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‘Whiz Kid’ Daniel Schwartz Named CEO of Restaurant Brands International

Daniel Schwartz,   CEO Burger King

Restaurant Brands International Inc., which was born from the merger of Canadian coffee chain Tim Hortons and fast-food giant Burger King, named Daniel Schwartz as its new chief executive officer, Foodservice Equipment and Supplies said on December 16.

The 34-year-old Schwartz will lead the organization’s day-to-day business and overall business strategy. The move came as the organization announced its new executive leadership team.

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Burger King has completely turned business around recently, posting impressive sales during an industry-wide slowdown including its biggest sales gain in two years, Business Insider said on December 12.

The report attributed the fast food chain’s success to new management,  refranchising of virtually all company-owned restaurants, huge international expansion, focus on controlling costs, a makeover of U.S. operations, and the acquisition of the coffee chain with huge growth potential.

Morgan Stanley recently upgraded Burger King’s shares to “overweight, ” citing positive trends in the business. Shares are up 78% in the past year.

“These days … Burger King is behaving more like a startup than a typical burger chain, ” Bloomberg Businessweek said in a July feature on Schwartz, who became the company’s CEO last year.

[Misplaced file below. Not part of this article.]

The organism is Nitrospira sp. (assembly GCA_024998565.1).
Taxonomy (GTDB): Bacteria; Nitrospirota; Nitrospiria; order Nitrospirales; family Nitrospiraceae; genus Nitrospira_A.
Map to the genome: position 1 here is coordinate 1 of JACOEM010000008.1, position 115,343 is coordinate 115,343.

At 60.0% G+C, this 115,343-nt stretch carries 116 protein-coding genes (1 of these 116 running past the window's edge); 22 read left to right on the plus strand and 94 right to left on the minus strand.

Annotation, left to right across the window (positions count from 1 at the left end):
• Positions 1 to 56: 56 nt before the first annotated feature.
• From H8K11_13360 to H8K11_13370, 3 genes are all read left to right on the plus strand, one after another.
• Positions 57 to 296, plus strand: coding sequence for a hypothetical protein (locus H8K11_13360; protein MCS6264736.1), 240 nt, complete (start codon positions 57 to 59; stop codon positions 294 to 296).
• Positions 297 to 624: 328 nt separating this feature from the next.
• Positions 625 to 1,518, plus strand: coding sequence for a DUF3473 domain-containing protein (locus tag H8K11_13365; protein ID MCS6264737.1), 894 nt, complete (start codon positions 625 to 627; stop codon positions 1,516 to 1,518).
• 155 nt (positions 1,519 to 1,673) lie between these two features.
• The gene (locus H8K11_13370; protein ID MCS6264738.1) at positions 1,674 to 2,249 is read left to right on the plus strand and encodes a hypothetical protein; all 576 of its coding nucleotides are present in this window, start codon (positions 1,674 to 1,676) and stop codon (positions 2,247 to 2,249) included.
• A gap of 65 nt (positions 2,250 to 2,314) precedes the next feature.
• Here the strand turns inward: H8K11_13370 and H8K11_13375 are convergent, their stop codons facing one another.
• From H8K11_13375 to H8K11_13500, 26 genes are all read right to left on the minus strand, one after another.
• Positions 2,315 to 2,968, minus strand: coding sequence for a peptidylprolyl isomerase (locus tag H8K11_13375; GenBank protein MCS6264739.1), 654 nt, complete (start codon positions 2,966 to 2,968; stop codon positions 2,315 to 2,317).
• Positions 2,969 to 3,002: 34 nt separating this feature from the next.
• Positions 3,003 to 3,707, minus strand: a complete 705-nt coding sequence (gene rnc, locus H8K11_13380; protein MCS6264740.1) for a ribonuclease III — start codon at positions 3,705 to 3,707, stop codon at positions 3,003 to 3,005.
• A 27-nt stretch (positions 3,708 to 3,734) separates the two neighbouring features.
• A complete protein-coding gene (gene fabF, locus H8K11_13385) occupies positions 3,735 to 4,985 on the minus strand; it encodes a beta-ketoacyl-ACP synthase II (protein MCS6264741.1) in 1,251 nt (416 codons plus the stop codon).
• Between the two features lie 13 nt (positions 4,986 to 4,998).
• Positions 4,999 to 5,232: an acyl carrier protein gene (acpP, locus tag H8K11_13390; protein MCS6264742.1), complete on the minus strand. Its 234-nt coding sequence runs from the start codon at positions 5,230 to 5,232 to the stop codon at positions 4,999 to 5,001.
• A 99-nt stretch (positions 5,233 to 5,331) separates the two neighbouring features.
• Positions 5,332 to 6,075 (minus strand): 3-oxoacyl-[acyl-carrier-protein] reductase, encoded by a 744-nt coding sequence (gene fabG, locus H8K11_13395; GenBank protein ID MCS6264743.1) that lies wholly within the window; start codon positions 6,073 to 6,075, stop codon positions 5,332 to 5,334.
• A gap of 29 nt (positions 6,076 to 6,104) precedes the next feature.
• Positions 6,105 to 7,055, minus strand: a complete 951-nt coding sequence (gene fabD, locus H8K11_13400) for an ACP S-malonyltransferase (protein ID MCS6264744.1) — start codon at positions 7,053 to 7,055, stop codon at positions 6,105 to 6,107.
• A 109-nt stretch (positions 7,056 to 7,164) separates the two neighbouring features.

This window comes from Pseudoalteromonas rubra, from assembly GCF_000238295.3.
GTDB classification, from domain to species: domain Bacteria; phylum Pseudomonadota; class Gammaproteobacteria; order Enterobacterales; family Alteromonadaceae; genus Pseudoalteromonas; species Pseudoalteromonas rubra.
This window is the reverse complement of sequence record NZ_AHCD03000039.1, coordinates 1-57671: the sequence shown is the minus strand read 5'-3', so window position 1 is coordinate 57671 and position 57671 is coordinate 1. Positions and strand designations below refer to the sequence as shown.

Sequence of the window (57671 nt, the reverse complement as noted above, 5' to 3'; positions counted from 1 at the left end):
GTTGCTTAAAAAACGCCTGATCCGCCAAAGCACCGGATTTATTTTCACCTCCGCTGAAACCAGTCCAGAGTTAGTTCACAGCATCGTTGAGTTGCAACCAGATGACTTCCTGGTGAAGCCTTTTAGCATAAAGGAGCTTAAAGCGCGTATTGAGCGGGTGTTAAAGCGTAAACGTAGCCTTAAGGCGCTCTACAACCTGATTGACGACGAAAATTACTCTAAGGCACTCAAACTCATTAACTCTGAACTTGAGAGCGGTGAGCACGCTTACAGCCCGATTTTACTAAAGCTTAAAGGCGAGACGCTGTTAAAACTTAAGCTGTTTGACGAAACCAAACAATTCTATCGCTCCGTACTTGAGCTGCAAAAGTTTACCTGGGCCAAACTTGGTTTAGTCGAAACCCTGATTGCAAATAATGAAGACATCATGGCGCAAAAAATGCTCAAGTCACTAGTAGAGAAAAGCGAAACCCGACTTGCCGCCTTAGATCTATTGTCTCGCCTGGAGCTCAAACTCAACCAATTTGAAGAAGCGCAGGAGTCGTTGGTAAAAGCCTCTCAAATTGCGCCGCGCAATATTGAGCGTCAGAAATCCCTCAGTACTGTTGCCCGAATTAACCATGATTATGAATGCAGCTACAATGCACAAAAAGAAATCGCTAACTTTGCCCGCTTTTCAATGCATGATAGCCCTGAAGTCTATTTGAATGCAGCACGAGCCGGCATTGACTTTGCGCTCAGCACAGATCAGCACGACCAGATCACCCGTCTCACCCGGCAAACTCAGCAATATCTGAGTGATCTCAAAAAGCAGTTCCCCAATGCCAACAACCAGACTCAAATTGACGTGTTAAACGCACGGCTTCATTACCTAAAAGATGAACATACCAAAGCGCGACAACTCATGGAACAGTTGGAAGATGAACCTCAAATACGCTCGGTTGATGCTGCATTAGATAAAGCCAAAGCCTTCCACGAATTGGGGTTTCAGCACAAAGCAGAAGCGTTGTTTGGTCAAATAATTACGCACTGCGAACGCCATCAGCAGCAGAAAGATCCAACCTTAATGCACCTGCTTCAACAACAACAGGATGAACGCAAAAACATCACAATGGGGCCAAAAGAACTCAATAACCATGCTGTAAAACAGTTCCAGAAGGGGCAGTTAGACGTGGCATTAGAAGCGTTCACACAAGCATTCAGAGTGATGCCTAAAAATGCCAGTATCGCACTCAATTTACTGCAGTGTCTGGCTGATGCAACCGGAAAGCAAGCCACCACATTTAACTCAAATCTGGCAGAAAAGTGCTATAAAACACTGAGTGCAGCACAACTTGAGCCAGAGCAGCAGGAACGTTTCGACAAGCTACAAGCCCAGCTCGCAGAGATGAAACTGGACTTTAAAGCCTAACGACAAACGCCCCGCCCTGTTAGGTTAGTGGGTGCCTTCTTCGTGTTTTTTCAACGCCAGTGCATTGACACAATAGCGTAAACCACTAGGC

The youthful executive has been credited with turning the company into a cash machine.

Schwartz worked for nearly a decade on Wall Street after college but had no experience in the fast food industry when he took the helm, so he spent much of his first couple of months training at Burger King restaurants where he scrubbed bathrooms, made food, and interacted with customers in an effort to find ways of boosting operational efficiency.

He swiftly changed the menu to be less complicated and made franchising easier for overseas restaurants, leading to the rapid expansion overseas. Schwartz also helped reduce Burger King’s corporate headcount to 2, 425 from 38, 884 by refranchising restaurants, meaning those workers now report to franchise owners. Furthermore, he axed many executive perks, including lavish offices and a $1 million annual party at a chateau in Italy, which helped profits soar., Business Insider said.

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